Topic B 3. Slide 14 of 20 Tropical Peat Swamps and Climate Adaptation Implementing sustainable and adaptive management can maintain the environmental health of the ecosystem and flow of goods and services to society Source: Locatelli et al. (2010)
Topic B 3. Slide 15 of 20 Tropical Peat Swamps and Climate Adaptation Forest Land Cleared/Grassland Collaborative adaptive management Adaptation Mitigation Economic Developme nt Managed plantations Cropland Sustainable Landscape • • • Human health Food security Poverty reduction • • • A diverse peatlandscape. Human and natural systems need to be balanced to optimize environmental benefits, climate goals, and human wellbeing. Biodiversity Ecosystem services Maintain C stocks • • • Reduced emissions Resilient to climate impacts Goods and services Mitigation and adaptation need to be aligned with sustainability and development goals
Topic B 3. Slide 16 of 20 Tropical Peat Swamps and Climate Adaptation Hypothetical example of Adaptation based Mitigation: Indonesia Climate change: More frequent and severe dry periods and drought Impact: More frequent and severe peat fires on drained and degraded peatlands— highly vulnerable due to abundant fine fuels and dry surface peat. Adaptation measure: Rewet peatlands and restore natural cover, or establish tree plantations which do not require drainage (i. e. Swamp Jelutung Dyera polypylla or Sago Metroxylon sagu). Wet peatlands reduce fire risk on the landscape. Mitigation measure: Rewetting peatlands reduces GHG emissions and reforestation increases ecosystem carbon stocks from the degraded state. Burning oil palm plantation, drained Burned peatland. Will be planted with Oil Palm. Peatland rewetting and restoration project Jelutung latex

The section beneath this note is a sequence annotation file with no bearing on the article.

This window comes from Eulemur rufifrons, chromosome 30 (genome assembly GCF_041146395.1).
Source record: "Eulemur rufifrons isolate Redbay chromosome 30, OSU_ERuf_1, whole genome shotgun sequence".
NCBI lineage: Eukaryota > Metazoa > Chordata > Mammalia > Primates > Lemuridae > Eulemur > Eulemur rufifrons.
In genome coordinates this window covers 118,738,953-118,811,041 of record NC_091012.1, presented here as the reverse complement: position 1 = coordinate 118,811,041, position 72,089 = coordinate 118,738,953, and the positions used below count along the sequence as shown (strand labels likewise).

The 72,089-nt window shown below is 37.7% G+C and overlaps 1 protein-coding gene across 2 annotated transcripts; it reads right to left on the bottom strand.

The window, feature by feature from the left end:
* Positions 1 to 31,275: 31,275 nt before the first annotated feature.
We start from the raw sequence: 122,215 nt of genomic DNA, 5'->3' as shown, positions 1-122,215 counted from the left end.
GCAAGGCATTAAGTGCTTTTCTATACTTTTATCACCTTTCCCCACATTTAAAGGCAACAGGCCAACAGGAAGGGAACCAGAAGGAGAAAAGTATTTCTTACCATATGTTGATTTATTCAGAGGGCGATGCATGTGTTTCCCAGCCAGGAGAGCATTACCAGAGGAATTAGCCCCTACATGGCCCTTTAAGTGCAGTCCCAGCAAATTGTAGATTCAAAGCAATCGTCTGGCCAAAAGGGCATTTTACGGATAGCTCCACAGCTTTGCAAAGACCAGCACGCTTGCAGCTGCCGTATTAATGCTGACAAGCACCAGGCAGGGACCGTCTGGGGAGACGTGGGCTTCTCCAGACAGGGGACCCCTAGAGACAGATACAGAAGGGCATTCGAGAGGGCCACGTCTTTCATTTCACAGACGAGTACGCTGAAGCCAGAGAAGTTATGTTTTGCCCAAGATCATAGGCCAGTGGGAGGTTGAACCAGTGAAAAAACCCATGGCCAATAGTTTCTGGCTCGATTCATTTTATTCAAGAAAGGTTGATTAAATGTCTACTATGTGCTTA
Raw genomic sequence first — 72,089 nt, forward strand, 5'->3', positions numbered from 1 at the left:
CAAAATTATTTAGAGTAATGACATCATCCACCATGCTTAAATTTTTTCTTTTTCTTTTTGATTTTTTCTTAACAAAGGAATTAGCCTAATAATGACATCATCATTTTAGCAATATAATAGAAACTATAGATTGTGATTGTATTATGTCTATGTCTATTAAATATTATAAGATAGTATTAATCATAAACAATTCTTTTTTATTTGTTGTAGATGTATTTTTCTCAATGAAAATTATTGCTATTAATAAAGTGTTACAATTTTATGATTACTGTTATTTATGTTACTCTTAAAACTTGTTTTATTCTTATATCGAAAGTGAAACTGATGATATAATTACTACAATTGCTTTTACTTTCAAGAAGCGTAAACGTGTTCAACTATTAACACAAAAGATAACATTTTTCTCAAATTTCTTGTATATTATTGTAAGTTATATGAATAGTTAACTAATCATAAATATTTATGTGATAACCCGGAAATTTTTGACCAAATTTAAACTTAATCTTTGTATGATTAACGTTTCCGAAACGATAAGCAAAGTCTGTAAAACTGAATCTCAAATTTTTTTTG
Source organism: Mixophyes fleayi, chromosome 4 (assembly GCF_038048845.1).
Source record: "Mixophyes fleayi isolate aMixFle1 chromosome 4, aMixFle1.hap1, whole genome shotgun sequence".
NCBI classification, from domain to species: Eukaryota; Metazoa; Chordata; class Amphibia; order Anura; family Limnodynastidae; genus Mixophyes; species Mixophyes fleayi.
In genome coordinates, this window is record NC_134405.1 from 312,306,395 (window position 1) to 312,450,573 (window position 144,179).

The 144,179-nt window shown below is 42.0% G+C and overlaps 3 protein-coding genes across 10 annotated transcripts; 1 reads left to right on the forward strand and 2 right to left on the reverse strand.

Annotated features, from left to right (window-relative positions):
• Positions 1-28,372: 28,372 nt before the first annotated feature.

Topic B 3. Slide 17 of 20 Summary • Properly managed peat swamp forests continue supplying numerous ecosystem services and goods to society, while maintaining or even increasing carbon stocks over the long term. • Poorly managed peat swamps and conversion to other uses increase landscape vulnerability to the impacts of climate change, causing deterioration of environmental health and human welfare. In addition, large amounts of greenhouse gases are released to the atmosphere contributing further to climate change. • Opportunities exist to synergize adaptation and mitigation efforts: sustainable adaptation strategies for tropical peatlands include mitigation benefits: peat swamp conservation, uses that do not require drainage, restoration and rewetting lessen the impacts of climate change while avoiding or reducing large amounts of GHG emissions. • Adaptation, mitigation, and development must be balanced to strive toward sustainable landscape management, which optimizes environmental health and human welfare.